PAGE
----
What I’d Add to College Rankings

Americans are competitive people and therefore obsessed with rankings, even geeky ones. Higher ranked colleges attract better students and more grants. Rankings might even push administrators to focus more resources on mere undergraduate teaching, a mission long ghettoized in research universities.

So how can we make college rankings better? Rankings do a decent job of reporting a school’s resources, and student candlepower. What existing rankings fail to do is capture whether a college or university takes seriously its charge of developing young minds. As Stanford Social Psychologist Carol Dweck explains in Mindset, one can view intelligence as a variable or a constant.  If intelligence is something you are born with, then there is no point working to get smart: you either have brains or you don’t. Unfortunately, this seems to be the mindset of many universities, which work hard to attract smart kids for prestige and then do little or nothing to make them smarter.

Like many parents, I want to send my children to a university that would challenge them academically. Yet too often higher education does no such thing. After all, faculty time grading undergraduate papers is time not spent publishing and applying for grants, the sort of prestige seeking behavior rewarded in the rankings.

Indeed college ranking may actually harm undergraduate education. To raise rankings, which reflect graduation rates, some colleges have slashed requirements and pushed faculty to pass anyone with a pulse.  As anyone who has been around any state university knows, athletes are not the only students taking no-show courses.

Accordingly, I would keep U.S. News and other such rankings, but to them add a new set of numbers, Maranto’s measures, calculated from four items:

*As Thomas Sowell pointed out in his classic Choosing a College (available free on line at http://www.leaderu.com/alumni/sowell-choosing/toc.html), one measure of college success is the percentage of alumni who go on to earn doctorates. This is not to say that you would want your kid to get a Ph.D.; merely that those who do probably gained considerable intellectual preparation and inspiration from their undergraduate days. As Sowell notes, many unheralded colleges like Wabash and Wooster had more than 7% of their alumni earn doctorates, something not attained by any of the Ivies despite their more talented student bodies.

*A second good measure is whether the faculty is politically diverse. Particularly in the social sciences and humanities, if faculty and guest speakers all or nearly all lean left, students might not be exposed to a wide range of ideas, harming their education. (This is an occasional theme of this publication.) Of course faculty ideology can be hard to pinpoint, so this should be a job for organizations like NAS, ISI, and Manhattan Institute, who could do a public service by tracking and perhaps captive breeding the remaining academic Republicans. (To this end when asked for alumni contributions from my undergraduate and doctoral institutions, as happens on a regular basis, I always promise to write a check as soon as the political science department hires a Republican faculty member. So far my money has been safe.)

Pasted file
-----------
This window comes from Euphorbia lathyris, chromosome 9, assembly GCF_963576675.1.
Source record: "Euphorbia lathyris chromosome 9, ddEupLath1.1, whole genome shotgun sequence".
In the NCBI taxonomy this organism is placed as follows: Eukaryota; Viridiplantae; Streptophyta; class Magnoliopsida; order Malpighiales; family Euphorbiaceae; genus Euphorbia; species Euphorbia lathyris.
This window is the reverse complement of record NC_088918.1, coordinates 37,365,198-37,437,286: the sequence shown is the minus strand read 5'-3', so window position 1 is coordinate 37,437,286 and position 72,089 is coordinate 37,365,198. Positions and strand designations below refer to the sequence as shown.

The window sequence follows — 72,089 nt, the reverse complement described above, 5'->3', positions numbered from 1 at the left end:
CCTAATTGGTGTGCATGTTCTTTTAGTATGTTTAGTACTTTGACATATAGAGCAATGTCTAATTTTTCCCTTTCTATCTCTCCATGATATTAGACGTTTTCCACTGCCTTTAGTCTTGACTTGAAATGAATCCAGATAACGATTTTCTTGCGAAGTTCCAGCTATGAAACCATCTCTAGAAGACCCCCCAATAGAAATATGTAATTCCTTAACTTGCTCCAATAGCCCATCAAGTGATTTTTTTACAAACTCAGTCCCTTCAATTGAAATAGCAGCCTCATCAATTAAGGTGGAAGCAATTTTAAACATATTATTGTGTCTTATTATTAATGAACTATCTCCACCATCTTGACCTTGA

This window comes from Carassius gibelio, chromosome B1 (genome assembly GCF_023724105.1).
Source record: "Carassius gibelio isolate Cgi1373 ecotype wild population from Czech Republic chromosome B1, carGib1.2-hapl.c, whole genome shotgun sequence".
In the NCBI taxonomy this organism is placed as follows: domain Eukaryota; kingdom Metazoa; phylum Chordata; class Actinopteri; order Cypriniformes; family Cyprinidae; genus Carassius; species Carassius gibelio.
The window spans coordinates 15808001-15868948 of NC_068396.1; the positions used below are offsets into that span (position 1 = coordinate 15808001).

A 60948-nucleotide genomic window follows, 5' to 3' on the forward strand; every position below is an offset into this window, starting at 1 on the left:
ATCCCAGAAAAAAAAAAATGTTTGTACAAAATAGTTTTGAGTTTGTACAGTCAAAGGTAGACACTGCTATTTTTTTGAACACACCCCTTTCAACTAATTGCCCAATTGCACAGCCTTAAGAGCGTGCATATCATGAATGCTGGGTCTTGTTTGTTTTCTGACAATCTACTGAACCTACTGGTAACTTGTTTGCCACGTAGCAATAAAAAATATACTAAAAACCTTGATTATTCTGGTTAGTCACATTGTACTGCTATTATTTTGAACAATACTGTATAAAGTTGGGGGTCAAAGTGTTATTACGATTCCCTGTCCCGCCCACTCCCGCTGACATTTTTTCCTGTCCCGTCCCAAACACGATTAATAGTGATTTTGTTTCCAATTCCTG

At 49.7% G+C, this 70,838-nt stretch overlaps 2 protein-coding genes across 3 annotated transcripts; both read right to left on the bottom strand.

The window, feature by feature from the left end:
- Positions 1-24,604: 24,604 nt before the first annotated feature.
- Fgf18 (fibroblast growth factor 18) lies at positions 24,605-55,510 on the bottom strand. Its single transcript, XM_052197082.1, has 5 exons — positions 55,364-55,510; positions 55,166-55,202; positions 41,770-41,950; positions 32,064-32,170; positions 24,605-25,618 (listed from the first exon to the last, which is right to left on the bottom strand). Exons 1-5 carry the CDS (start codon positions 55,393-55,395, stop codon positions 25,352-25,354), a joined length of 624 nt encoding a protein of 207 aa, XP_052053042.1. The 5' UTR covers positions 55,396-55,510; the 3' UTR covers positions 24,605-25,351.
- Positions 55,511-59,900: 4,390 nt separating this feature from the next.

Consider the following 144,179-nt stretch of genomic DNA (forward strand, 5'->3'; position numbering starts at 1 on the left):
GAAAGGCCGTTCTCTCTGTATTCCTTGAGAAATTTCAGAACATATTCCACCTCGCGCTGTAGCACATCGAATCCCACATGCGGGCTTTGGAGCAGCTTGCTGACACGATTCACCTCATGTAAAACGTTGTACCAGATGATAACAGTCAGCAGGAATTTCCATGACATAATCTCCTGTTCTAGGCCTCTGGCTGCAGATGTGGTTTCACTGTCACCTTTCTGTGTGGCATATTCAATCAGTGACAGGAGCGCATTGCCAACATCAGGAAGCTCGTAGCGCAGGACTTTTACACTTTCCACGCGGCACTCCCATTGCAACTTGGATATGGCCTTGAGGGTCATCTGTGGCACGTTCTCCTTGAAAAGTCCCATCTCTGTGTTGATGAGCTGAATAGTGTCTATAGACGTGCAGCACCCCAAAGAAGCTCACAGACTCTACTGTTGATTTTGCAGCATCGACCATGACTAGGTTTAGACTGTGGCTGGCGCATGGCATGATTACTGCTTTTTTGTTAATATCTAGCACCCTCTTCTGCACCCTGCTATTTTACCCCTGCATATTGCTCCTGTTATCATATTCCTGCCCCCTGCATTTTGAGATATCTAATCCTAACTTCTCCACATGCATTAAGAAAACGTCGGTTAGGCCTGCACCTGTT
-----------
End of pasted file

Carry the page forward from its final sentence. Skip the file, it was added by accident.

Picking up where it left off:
*Third, Minding the Campus, the U.S. Department of Education, or somebody needs to start surveying students to see how often their faculty assign papers, and whether faculty provide feedback on said papers. As Richard Arum and Josipa Roksa point out in Academically Adrift, evidence suggests that at most large campuses the answers are rarely and never.

*Finally, the ultimate test, as a professor I often ask faculty members a simple question: would you send your own child to study at the college where you teach. Of course that may be a trick question since faculty know which of their peers to seek out and which to avoid for a real education. Still, a large, confidential survey would give a good sense of what one would need to know.

Interestingly, the four elements of Maranto’s Measures are never included in any college ranking, nor in any accreditation instrument of which I’m aware. Yet each gets at the core of what makes a college or university a teacher of men and women. Maybe that is why they are not included.


  • Robert Maranto

    Robert Maranto is the 21st Century Chair in Leadership at the University of Arkansas, and with others has edited or written 15 books including The Politically Correct University. He edits the Journal of School Choice and served on his local school board from 2015-20. These opinions are his alone.

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2 thoughts on “What I’d Add to College Rankings

  1. Robert,
    I actually wanted to praise you folks, but lacked the space. The Washington Monthly rankings are quite useful, just as I would expect from the magazine founded by Charles Peters. I’ve toyed with the idea of doing some simple number crunching to test that proposition that HBCUs and Catholic colleges and universities do particularly well on your measures, which ask what a college does for the country.
    Bob Maranto

  2. My name is Robert Kelchen and I’m the methodologist for Washington Monthly magazine’s annual college rankings (http://www.washingtonmonthly.com/college_guide/about_the_rankings.php). We use the first measure (the percentage of alumni who go on to attain doctorates) in our rankings–and have done so for years.

    I’d love to have data on the other measures, although it would be difficult to get objective data if rankings became high-stakes. (Maybe surveying faculty to see where their kids actually went would help with the final question?)

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